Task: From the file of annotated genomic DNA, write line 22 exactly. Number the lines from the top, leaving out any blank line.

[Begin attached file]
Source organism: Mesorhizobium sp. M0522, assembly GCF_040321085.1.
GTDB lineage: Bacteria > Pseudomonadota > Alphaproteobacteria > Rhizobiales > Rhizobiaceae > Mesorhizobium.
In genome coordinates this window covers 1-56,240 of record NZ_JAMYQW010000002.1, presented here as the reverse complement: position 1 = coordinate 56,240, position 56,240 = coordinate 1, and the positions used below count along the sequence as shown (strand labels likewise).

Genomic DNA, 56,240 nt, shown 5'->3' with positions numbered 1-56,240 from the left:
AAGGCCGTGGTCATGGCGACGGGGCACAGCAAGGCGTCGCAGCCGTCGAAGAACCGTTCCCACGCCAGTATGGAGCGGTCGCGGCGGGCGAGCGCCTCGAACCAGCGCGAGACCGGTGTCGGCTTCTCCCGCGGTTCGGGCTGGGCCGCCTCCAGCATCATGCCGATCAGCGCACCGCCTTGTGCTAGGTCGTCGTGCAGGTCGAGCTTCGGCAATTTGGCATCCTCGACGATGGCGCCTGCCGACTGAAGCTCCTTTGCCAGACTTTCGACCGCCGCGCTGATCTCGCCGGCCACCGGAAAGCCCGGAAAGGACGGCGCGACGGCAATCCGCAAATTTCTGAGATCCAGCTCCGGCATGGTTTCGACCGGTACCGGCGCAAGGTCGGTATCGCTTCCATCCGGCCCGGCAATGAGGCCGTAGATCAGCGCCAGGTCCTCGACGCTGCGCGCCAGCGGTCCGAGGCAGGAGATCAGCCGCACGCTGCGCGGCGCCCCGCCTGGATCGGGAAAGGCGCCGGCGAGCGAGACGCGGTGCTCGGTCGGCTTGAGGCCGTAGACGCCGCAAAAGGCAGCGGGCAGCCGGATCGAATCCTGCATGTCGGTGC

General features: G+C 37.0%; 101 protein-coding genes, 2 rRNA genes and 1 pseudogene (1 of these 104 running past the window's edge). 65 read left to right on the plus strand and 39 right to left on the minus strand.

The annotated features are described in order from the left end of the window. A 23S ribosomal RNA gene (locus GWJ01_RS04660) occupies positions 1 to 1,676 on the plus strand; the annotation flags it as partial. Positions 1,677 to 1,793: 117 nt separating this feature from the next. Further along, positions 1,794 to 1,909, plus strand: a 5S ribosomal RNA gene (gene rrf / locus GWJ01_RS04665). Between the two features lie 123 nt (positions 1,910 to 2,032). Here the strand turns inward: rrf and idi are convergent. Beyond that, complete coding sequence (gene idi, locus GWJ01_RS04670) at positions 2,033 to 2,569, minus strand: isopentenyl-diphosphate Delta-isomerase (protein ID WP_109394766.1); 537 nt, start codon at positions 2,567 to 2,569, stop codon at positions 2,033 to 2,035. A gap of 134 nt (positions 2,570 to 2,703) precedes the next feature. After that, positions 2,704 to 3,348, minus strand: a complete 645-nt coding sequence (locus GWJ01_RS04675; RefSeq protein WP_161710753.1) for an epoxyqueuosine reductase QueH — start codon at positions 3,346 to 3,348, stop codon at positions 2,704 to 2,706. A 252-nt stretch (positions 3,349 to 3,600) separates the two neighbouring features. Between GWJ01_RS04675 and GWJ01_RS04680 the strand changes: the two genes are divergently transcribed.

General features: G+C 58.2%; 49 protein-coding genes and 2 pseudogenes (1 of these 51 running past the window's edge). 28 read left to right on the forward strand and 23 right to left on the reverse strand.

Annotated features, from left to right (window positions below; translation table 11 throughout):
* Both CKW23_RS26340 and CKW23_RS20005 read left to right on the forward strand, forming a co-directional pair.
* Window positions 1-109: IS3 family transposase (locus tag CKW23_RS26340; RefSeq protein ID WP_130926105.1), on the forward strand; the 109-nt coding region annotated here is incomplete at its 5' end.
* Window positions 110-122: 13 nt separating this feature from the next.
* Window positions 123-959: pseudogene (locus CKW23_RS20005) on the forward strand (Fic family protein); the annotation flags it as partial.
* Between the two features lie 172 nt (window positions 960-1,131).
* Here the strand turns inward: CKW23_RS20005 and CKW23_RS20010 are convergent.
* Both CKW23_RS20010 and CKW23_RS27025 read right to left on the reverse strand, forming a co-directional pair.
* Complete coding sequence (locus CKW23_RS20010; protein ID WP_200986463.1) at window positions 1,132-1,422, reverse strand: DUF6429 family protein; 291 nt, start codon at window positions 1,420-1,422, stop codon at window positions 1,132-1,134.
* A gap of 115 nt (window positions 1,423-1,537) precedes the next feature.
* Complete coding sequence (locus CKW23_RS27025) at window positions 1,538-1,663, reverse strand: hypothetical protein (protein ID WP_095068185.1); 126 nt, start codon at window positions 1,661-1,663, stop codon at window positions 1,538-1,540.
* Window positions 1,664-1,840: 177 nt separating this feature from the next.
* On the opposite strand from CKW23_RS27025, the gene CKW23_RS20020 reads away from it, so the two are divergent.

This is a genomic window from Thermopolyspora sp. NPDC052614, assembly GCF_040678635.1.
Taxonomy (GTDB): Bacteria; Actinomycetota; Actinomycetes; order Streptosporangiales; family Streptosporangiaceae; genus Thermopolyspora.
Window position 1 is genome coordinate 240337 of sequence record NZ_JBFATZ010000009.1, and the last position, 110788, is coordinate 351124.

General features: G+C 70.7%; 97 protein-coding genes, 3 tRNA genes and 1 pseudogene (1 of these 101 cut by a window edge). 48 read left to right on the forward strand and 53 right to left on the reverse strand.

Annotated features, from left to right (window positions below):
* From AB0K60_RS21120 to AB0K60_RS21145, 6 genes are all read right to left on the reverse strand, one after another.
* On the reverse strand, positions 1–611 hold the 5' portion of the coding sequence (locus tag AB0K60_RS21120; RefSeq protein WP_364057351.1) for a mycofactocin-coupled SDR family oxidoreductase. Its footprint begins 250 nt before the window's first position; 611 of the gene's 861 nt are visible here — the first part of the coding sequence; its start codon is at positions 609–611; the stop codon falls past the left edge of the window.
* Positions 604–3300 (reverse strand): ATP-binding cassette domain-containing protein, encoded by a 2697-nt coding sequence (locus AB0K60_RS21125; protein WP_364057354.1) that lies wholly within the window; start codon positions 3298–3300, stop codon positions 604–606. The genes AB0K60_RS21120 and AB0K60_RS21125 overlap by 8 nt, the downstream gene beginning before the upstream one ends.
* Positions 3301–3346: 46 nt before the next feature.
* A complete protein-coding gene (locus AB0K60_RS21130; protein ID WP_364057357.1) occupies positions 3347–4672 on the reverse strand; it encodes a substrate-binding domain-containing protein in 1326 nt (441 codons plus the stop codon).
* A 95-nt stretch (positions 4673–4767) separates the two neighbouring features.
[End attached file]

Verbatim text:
This is a genomic window from Thermopolyspora sp. NPDC052614, assembly GCF_040678635.1.